16 Jul 2009 14:47

CPCIA suggests limiting adoption of Shell's coal gasification technology

Shanghai. July 16. INTERFAX-CHINA - The China Petroleum and Chemical Industry Association (CPCIA) has suggested that the Chinese government limit the adoption of Royal Dutch Shell Plc's coal gasification technology, the association said in a newsletter on its Web site on July 16.

Chinese companies have licensed 23 coal gasification units since 2001, yet only 12 units are currently operating, and less reliably than expected, the association said.

The CPCIA also said that Shell lacks experience in engineering design, which has forced Chinese companies to learn for themselves through various trial runs on how to operate the units. Furthermore, repairing the units is expensive when their components break down.

The CPCIA advised the Chinese government that Shell's technology remains immature and it will take a long time to improve the units' operations in China.

CPCIA's official newspaper, China Chemical Industry News, reported on July 16 that a defect in Shell's coal gasification unit makes it impossible for projects to run at full load for long periods.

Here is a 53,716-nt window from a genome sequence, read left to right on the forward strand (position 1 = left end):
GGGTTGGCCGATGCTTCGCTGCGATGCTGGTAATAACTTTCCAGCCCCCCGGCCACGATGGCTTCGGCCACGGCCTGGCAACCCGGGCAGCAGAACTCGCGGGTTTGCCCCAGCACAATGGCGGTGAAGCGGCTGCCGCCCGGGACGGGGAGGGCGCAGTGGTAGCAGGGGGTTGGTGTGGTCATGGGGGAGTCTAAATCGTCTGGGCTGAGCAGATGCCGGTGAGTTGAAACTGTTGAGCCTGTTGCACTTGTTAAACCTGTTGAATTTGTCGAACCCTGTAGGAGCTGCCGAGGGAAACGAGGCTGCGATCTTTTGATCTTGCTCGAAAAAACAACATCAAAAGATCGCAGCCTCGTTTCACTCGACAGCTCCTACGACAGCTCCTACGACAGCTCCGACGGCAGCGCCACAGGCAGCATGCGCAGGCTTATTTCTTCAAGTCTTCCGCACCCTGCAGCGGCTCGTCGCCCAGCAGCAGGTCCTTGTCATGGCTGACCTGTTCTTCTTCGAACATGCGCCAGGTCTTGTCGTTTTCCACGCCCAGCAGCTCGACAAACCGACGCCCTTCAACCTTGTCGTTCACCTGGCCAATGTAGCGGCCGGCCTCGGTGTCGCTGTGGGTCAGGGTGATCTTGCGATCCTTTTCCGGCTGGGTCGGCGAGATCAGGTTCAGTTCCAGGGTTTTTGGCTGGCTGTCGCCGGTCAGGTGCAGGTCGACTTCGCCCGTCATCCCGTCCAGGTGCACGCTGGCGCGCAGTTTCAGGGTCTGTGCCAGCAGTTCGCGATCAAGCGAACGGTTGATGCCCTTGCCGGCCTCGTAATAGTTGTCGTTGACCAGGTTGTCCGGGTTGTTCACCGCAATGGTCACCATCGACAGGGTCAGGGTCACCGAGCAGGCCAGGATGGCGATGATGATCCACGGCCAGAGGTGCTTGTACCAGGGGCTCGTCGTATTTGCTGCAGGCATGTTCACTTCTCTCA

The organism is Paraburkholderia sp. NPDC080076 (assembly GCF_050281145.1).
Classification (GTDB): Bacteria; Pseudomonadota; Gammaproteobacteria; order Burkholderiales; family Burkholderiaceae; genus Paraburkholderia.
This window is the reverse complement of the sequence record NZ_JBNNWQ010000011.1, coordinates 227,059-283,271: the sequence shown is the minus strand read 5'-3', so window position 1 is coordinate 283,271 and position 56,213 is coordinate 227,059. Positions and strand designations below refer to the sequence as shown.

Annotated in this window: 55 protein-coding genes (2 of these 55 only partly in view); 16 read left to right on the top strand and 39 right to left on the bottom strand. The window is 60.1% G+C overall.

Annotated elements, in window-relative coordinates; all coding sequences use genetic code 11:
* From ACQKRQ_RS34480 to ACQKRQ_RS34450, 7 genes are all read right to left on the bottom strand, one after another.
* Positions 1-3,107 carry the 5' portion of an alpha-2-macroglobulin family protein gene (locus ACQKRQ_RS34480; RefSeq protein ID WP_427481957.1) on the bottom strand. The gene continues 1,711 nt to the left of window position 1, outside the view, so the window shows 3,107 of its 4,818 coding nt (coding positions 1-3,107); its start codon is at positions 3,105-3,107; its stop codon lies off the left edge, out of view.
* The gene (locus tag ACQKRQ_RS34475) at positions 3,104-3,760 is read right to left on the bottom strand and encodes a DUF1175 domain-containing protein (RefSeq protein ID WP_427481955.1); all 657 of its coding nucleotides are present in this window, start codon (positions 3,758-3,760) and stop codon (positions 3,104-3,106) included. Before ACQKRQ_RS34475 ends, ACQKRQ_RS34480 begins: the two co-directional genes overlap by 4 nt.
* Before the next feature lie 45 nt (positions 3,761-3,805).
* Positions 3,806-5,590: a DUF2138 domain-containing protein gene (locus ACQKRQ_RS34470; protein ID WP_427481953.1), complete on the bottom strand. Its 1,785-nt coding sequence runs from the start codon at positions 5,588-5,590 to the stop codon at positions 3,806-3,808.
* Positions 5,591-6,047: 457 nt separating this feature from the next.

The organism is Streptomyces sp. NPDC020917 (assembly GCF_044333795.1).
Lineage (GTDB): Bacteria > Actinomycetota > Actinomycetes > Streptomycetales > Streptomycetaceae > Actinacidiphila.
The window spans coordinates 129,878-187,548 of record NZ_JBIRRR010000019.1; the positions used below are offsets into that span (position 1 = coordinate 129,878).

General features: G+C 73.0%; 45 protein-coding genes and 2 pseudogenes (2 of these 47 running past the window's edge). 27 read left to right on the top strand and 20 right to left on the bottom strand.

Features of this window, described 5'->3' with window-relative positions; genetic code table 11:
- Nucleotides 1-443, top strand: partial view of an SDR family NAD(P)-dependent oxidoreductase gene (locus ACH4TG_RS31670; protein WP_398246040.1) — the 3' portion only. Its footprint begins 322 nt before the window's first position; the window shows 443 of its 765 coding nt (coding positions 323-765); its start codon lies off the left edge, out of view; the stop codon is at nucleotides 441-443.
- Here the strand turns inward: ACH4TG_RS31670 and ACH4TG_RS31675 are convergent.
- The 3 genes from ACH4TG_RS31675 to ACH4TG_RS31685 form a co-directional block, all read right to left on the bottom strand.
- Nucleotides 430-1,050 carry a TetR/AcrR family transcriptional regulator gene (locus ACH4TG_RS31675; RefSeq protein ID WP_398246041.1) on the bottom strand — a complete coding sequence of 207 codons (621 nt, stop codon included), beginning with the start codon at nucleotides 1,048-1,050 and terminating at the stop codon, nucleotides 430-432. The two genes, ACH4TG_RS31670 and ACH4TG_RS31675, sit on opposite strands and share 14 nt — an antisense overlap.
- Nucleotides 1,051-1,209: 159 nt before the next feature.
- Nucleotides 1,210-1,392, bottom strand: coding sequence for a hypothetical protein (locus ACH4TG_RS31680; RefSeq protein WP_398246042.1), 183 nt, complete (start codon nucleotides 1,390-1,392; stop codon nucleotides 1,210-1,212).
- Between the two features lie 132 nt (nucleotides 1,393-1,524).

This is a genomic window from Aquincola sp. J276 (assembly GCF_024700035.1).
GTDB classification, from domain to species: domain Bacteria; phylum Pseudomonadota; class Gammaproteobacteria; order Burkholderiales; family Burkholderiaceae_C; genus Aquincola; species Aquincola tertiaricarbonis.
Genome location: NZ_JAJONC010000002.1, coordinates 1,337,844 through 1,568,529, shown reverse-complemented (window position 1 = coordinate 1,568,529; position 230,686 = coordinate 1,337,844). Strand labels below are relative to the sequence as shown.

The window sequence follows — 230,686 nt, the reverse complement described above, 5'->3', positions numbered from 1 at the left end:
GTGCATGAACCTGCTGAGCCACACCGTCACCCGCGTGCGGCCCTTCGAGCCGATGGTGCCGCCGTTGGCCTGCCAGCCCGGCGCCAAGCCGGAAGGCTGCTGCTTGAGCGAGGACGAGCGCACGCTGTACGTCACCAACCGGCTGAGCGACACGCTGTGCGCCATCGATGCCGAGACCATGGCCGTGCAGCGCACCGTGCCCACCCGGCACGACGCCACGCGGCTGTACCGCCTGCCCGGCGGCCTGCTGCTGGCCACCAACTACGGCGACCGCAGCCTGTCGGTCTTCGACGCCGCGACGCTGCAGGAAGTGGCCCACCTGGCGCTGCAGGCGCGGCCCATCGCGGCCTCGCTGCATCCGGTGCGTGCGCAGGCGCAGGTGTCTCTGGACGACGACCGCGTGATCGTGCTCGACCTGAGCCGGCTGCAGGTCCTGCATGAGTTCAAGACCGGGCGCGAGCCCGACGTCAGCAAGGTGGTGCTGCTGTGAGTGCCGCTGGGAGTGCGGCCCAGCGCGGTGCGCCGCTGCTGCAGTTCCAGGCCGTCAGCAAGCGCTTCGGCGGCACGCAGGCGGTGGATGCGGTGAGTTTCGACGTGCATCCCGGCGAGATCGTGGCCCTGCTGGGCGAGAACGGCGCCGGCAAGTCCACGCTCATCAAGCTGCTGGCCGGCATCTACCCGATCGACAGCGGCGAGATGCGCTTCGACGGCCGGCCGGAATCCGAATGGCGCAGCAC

Hubei Shuanghuan Sci-tech Co. Ltd., which was the first company to adopt Shell's coal gasification technology, has restarted its coal gasification unit more than 40 times since its trial operation commenced in May 2006, which has led to an economic loss of RMB 200 million ($29.28 million), the report said.

The paper also reported that three units used by three China Petrochemical Corp. (Sinopec Group) subsidiaries operated at only 53 percent of capacity in 2008.

Most reliability problems occur outside a unit's gasifier island, which is the only part of the unit's operations that Shell is responsible for under the contracts that it signs with its clients, Fan Yuelong, senior media advisor of Shell (China) Ltd., told Interfax.

Fan also noted that some clients alter the unit's design to save money, which also leads to problems with its operation.

The CPCIA is also suggesting the government limit the adoption of Shell's technology because many Chinese companies have already purchased it and China needs to diversify its coal gasification technology, which includes adopting technologies developed by Chinese companies, an official with CPCIA's news department told Interfax.

Coal gasification is the key process of coal chemical projects, and Shell's coal gasification units are the most widely-used in China.